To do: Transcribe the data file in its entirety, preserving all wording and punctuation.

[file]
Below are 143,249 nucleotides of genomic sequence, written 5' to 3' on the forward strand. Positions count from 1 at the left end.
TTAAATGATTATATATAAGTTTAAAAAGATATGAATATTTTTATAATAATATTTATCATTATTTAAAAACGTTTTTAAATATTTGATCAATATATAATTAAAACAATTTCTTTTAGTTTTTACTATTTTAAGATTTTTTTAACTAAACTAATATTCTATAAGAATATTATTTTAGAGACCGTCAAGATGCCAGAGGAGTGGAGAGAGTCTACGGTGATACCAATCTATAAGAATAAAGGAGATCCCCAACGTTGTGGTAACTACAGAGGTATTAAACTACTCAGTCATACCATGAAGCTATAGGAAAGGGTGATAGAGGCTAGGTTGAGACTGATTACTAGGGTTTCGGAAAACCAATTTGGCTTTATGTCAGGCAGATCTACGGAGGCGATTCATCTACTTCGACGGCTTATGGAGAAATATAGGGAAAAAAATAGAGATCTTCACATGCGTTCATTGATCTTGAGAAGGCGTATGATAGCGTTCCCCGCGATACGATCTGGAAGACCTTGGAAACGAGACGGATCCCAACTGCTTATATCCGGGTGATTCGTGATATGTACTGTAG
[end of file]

Below are 143,249 nucleotides of genomic sequence, written 5' to 3' on the forward strand. Positions count from 1 at the left end.
TTAAATGATTATATATAAGTTTAAAAAGATATGAATATTTTTATAATAATATTTATCATTATTTAAAAACGTTTTTAAATATTTGATCAATATATAATTAAAACAATTTCTTTTAGTTTTTACTATTTTAAGATTTTTTTAACTAAACTAATATTCTATAAGAATATTATTTTAGAGACCGTCAAGATGCCAGAGGAGTGGAGAGAGTCTACGGTGATACCAATCTATAAGAATAAAGGAGATCCCCAACGTTGTGGTAACTACAGAGGTATTAAACTACTCAGTCATACCATGAAGCTATAGGAAAGGGTGATAGAGGCTAGGTTGAGACTGATTACTAGGGTTTCGGAAAACCAATTTGGCTTTATGTCAGGCAGATCTACGGAGGCGATTCATCTACTTCGACGGCTTATGGAGAAATATAGGGAAAAAAATAGAGATCTTCACATGCGTTCATTGATCTTGAGAAGGCGTATGATAGCGTTCCCCGCGATACGATCTGGAAGACCTTGGAAACGAGACGGATCCCAACTGCTTATATCCGGGTGATTCGTGATATGTACTGTAG